[plt-scheme] (typeof obj)

From: Carl Eastlund (cce at ccs.neu.edu)
Date: Mon Jun 11 17:50:48 EDT 2007

On 6/11/07, YC <yinso.chen at gmail.com> wrote:
> On the other hand, if int is a subtype of number, shouldn't a number ->
> number function suffice as its definition as it can return int -> int as
> well?

Not at all.  The function (lambda (x) 3.7) qualifies as a number ->
number function, but it is not int -> int.  Calling add1 a number ->
number function throws away valuable information about how it can be
used on integers, positive numbers, and so forth.

> But raising exception here means the type of the parameter is incorrect -
> i.e. it still has a type semantics, even though checking is deferred to
> runtime rather than compile time, right?

Raising an exception means control passes to the nearest dynamically
installed exception handler, nothing more or less.  Programs and
semantics don't make value judgments.  Programs often raise exceptions
when nothing "incorrect" has happened.

As for the "type semantics" of raising an exception, as I said, many
static type systems treat expressions known to raise exceptions as
having any type.  Hence my statement that add1, which raises an
exception on large classes of inputs, has many different return types
for those inputs.  If you want to assign a different "type semantics"
to exceptions, you'll have to describe your type system in greater

> Just to be clear, I am not looking for a static type system (although some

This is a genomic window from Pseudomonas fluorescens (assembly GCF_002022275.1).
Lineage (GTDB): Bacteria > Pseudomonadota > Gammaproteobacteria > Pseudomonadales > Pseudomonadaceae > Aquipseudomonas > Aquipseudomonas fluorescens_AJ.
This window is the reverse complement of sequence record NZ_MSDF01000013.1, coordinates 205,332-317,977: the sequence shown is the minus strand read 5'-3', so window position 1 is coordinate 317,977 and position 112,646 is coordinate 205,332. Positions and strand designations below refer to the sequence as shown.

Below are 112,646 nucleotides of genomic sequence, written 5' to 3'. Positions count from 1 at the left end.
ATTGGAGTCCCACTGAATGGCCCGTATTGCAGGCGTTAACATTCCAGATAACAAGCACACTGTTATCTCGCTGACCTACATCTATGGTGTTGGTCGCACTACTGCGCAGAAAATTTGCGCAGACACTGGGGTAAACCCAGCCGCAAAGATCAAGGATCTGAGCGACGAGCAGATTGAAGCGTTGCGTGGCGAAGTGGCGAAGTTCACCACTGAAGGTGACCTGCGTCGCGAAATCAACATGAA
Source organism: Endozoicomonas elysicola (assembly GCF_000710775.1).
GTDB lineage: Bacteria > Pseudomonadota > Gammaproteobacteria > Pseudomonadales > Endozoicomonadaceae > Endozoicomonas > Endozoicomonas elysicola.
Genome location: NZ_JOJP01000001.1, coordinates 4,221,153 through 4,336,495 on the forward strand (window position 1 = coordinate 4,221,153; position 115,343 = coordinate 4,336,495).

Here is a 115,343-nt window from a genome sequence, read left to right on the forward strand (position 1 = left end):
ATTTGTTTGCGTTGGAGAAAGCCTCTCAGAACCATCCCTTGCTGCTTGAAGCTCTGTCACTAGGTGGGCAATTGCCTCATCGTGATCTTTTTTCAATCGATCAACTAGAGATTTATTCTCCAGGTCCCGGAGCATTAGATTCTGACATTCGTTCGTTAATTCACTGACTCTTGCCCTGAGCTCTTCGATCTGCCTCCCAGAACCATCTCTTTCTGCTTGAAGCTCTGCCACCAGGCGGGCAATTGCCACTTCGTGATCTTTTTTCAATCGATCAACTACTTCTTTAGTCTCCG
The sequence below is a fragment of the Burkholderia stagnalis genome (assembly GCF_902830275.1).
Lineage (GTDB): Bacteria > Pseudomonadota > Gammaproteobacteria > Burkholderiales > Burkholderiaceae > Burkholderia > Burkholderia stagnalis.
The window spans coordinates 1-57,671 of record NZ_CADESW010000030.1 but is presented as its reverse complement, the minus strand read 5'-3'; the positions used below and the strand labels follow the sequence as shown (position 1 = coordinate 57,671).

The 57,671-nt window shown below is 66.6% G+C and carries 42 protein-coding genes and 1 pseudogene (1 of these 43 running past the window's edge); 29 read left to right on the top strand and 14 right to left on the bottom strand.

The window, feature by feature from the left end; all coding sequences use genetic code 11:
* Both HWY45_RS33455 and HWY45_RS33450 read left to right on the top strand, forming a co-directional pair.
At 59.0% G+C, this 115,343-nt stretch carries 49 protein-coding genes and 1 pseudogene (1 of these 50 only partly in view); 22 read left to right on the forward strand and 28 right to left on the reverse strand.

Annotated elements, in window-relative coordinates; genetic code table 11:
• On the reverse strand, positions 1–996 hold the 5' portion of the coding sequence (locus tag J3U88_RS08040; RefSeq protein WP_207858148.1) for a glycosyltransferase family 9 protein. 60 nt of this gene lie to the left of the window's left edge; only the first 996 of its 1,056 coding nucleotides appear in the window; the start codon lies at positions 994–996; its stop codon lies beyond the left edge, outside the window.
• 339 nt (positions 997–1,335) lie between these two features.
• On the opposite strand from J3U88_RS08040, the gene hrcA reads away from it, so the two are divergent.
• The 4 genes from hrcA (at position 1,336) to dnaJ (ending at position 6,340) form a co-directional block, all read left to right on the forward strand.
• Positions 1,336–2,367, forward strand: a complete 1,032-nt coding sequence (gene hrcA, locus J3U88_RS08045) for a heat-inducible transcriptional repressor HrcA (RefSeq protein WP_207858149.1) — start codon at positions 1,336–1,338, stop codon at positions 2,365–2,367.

> of its properties are nice).  I am "okay" with run-time type checking rather
> than compile time, I just find it more cumbersome to do type-based
> dispatching.

You can still do some kinds of dispatching, but because no static
analysis is performed, you won't get details such as input and output
types for functions.  In Scheme, all you'll get are type tags, such as
procedure or number or cons cell.

> I understand typing is not easy, and that's why many languages come with a
> type system and developers just use it rather than inventing their own.  My
> take here is that scheme also has a type system (at least for the value
> objects) but type is not a first class citizen like lambda or continuation,
> and hence make type-based programming more effort.

Do you mean conceptually, as in "we can imagine the type int -> int
for add1"?  Or do you mean actually, in that "Scheme knows that add1
is a procedure"?  Of course in the former sense, we can apply most
type systems to just about any language.  In the latter, Scheme has a
type system, but not a very detailed one.

> It does seem that most of the responses are about that you cannot type them
> all and hence there isn't a complete type system that can do (typeof obj) -
> is this a correct assessment?  Is this a done subject (i.e . there are
> proofs that one cannot type everything that can be computed) or is this just
> the current state of art?

Depends on what you mean.  Of course, in Scheme you can assign a type
to everything, but "Scheme value" is not a very useful type.  On the
other hand, if your type system uses "int -> int" to designate
"functions which, when given an integer input, always terminate and
yield an integer result", then yes you will run into problems trying
to typecheck some functions, partly because of that "always terminate"
clause.  There are some things type systems can't do.

Carl Eastlund

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